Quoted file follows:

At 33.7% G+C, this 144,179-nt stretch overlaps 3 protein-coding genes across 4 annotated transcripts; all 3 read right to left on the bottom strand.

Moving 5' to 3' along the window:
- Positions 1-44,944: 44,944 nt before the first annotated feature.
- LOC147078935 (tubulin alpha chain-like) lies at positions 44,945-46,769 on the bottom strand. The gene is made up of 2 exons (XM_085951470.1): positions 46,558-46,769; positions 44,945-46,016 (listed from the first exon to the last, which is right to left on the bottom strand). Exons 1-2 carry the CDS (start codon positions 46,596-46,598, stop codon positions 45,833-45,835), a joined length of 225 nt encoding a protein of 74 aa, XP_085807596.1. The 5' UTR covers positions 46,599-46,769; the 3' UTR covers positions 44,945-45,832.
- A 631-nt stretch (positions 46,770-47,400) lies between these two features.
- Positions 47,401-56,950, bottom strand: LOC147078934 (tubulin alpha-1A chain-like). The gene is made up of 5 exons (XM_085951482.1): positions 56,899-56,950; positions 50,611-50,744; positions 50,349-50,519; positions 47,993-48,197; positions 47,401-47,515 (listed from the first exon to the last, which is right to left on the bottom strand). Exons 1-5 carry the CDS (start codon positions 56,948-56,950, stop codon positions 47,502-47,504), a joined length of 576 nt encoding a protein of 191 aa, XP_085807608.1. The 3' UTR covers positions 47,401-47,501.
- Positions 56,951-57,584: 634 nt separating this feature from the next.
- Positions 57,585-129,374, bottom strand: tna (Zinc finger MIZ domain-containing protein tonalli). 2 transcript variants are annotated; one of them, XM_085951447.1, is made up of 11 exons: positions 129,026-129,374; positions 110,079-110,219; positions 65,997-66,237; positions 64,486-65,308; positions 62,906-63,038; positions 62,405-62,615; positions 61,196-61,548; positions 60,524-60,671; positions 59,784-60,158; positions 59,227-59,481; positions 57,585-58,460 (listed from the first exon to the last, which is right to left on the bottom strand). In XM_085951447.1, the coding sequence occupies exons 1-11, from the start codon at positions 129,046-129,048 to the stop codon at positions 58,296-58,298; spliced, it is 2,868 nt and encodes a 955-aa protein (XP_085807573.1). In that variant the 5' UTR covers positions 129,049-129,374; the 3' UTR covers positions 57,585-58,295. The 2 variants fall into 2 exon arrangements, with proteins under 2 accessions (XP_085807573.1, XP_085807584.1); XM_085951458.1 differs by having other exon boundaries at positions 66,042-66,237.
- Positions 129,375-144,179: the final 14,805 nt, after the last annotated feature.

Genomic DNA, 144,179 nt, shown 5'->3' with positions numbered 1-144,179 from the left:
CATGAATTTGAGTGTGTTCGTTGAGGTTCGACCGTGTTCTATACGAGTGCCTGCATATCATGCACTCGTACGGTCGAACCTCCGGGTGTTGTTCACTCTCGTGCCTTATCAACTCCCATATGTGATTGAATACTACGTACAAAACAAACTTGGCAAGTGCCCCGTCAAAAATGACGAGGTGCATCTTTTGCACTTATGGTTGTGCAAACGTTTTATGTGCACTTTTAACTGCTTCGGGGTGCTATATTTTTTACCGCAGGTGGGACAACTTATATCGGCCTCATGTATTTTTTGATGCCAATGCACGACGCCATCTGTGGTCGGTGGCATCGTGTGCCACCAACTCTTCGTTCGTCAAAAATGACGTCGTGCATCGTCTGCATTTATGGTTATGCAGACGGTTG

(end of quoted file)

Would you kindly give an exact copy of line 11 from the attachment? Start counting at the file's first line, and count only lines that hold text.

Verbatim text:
CATGAATTTGAGTGTGTTCGTTGAGGTTCGACCGTGTTCTATACGAGTGCCTGCATATCATGCACTCGTACGGTCGAACCTCCGGGTGTTGTTCACTCTCGTGCCTTATCAACTCCCATATGTGATTGAATACTACGTACAAAACAAACTTGGCAAGTGCCCCGTCAAAAATGACGAGGTGCATCTTTTGCACTTATGGTTGTGCAAACGTTTTATGTGCACTTTTAACTGCTTCGGGGTGCTATATTTTTTACCGCAGGTGGGACAACTTATATCGGCCTCATGTATTTTTTGATGCCAATGCACGACGCCATCTGTGGTCGGTGGCATCGTGTGCCACCAACTCTTCGTTCGTCAAAAATGACGTCGTGCATCGTCTGCATTTATGGTTATGCAGACGGTTG